John Oliver scored a major success on Sunday when he took on televangelists – but you could argue that is inherently more of a "soft target" than, say, Argentinian debt, which he has also examined. Yes, I wonder as well why it takes a comedy show to address these issues.

People often ask me how these televangelists get away with their clearly outlandish money grabs. Let me tell you about the unlikely guy who actually tried to take them on, was crushed in the process and eventually ended up coming to their defense.

Consider the tale of U.S. Sen. Charles Grassley (R-Iowa). In 2007 Grassley, then a ranking member of the Senate Finance Committee, asked six major televangelists to answer some questions about how they’d accumulated their vast wealth – and how they spent it.

Remember, these aren’t your typical tycoons. These men are technically ministers, and they represent tax-exempt churches. Grassley’s inquiry, which did not even include subpoenas, was more than fair.

But the Religious Right went bonkers. Our old friend, the Alliance Defending Freedom, condemned the investigation. Its chief solicitor, Gary McCaleb, said, “From the get-go he's acted more like an investigator and not at all like a senator on this and that’s unnerving. He has a right to get facts, but this has looked, felt and smelled like an enforcement action.”

And the televangelists themselves? Most claimed Grassley’s investigation violated their rights. As AU’s Rob Boston wrote at the time, Bishop Eddie Long, who earned roughly $1 million a year, called it “an attack on our religious freedom and privacy rights.”

Creflo Dollar, lampooned by Oliver for attempting to raise money to buy a $65 million private jet, questioned the constitutionality of Grassley’s actions.

“Are we saying the First Amendment is null and void by allowing this to happen?” he asked the Atlanta Journal-Constitution.

Fundamentalists were so outraged, in fact, that they banded together to deny Grassley a seat in the Iowa delegation at the next year's Republican National Convention. 

One or two ministries did give him a modest amount of information. Eventually, the senator closed the investigation, saying that it hadn’t produced “definitive proof” of wrong-doing. That doesn’t mean, however, that wrong-doing hadn’t occurred then, or still occurs now.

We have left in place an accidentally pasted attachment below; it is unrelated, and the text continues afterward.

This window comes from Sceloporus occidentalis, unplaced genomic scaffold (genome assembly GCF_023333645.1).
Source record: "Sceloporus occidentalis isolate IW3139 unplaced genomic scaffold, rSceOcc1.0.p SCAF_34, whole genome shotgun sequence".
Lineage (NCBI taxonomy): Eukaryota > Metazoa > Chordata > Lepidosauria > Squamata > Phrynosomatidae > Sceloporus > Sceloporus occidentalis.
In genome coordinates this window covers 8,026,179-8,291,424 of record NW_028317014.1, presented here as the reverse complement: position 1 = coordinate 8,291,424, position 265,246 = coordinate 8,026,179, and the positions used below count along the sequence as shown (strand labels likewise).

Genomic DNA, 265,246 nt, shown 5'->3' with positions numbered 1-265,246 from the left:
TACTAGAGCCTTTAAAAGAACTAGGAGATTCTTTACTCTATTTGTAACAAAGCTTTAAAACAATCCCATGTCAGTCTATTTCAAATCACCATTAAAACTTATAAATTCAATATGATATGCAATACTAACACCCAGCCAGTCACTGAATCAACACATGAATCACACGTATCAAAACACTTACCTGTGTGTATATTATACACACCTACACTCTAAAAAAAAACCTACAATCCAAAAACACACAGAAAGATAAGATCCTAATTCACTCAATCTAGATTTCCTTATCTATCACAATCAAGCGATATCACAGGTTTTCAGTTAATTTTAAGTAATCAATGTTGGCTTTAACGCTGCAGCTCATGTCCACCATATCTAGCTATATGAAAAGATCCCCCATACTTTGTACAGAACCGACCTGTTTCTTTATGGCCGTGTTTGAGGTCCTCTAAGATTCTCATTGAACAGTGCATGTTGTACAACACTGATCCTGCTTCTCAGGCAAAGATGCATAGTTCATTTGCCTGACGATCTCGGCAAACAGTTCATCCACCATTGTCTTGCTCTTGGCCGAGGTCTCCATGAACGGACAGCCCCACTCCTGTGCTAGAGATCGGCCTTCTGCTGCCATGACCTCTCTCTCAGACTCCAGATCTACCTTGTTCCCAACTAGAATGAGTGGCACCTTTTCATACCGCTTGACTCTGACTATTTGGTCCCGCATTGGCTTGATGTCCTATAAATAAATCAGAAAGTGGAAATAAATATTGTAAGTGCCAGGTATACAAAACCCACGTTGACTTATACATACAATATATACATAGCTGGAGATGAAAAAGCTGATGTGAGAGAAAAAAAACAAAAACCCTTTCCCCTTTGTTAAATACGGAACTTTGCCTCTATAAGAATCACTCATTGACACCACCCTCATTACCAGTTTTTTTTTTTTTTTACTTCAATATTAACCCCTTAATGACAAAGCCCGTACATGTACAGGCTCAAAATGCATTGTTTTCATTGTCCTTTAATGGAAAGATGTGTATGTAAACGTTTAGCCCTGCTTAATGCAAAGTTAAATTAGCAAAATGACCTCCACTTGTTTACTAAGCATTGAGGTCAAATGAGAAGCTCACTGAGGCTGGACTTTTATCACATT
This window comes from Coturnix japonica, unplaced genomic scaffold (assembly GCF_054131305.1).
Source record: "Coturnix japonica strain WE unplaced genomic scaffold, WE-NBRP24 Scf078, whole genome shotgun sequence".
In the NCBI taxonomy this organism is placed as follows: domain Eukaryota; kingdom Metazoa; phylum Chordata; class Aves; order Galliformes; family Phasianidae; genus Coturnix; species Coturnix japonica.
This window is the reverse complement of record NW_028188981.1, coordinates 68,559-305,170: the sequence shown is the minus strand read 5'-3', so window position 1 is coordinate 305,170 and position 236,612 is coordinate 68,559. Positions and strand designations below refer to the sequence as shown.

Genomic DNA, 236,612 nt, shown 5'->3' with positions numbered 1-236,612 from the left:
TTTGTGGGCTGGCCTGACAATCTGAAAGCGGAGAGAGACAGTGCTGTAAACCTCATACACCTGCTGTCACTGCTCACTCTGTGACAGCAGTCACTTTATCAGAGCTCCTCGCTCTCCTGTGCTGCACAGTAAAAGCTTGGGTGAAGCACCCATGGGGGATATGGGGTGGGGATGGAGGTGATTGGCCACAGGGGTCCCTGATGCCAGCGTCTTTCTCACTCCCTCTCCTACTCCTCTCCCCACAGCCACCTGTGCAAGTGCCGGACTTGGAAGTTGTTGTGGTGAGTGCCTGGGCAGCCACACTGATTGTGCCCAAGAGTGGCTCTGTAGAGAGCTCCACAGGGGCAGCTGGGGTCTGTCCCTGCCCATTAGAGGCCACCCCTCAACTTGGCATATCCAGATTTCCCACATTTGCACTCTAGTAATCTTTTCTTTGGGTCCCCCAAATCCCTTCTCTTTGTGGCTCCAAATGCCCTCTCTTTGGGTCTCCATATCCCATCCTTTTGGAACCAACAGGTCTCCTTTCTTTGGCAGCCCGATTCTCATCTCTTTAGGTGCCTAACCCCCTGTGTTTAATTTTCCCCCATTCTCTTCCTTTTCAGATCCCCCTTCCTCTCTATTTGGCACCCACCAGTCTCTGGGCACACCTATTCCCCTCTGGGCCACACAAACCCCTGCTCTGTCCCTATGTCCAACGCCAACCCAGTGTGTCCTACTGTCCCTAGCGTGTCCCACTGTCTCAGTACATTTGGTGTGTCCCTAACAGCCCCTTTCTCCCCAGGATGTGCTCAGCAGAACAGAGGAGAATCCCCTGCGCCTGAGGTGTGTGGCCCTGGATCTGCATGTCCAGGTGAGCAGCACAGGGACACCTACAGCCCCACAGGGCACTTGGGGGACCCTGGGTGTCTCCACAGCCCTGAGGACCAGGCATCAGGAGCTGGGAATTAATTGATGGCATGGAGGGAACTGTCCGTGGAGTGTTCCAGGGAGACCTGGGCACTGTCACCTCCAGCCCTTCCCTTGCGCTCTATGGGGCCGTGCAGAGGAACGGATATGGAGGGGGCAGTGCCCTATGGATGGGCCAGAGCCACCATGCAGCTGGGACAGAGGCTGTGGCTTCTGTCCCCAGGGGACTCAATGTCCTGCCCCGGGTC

I recall being on a major Christian radio program where I debated a prominent conservative lawyer every month. This usually resulted in a spate of unpleasant voicemails and other communications from very conservative listeners. But when we hosted a show on this very topic, every single caller agreed that Grassley did nothing inappropriate.

They made the points that seemed like common sense to me: Christian groups ought to be completely transparent for the sake of their donors, and Grassley just wanted to make sure that money was being used for community purposes and not personal gratification. The IRS allows you to make all kinds of outlandish claims, but you’re not supposed to use tax-exempt donations for what tax lawyers call “inurement:” raking in mounds of donations and using it to enrich yourself. If a secular non-profit does that, the IRS will take action. These TV preachers get away with it all of the time.

Well, Grassley learned his lesson; no hearings were held. Worse yet, he decided that these religious non-profits were being mistreated by the tax code--because they were not allowed to endorse candidates from the pulpit or otherwise use contributions for partisan political purposes.

Meanwhile, abuses occur unchecked, and it’s time for the IRS to act. And this wouldn’t require much effort from the agency. All it needs to do is name a senior official who will have the authority to initiate audits when there is strong evidence of possible abuses of tax-exempt status.

This is something we’ve repeatedly ask the IRS to do when it comes to pulpit politicking. We’ve filed more than 120 complaints that are, I fear, collecting dust on a bureaucrat’s desk because this one simple alteration has not been made.

Because the IRS won’t crack down on clear cases of church intervention in partisan elections, it sends the message to televangelists and other unscrupulous figures: You’re free to flaunt the law however you please.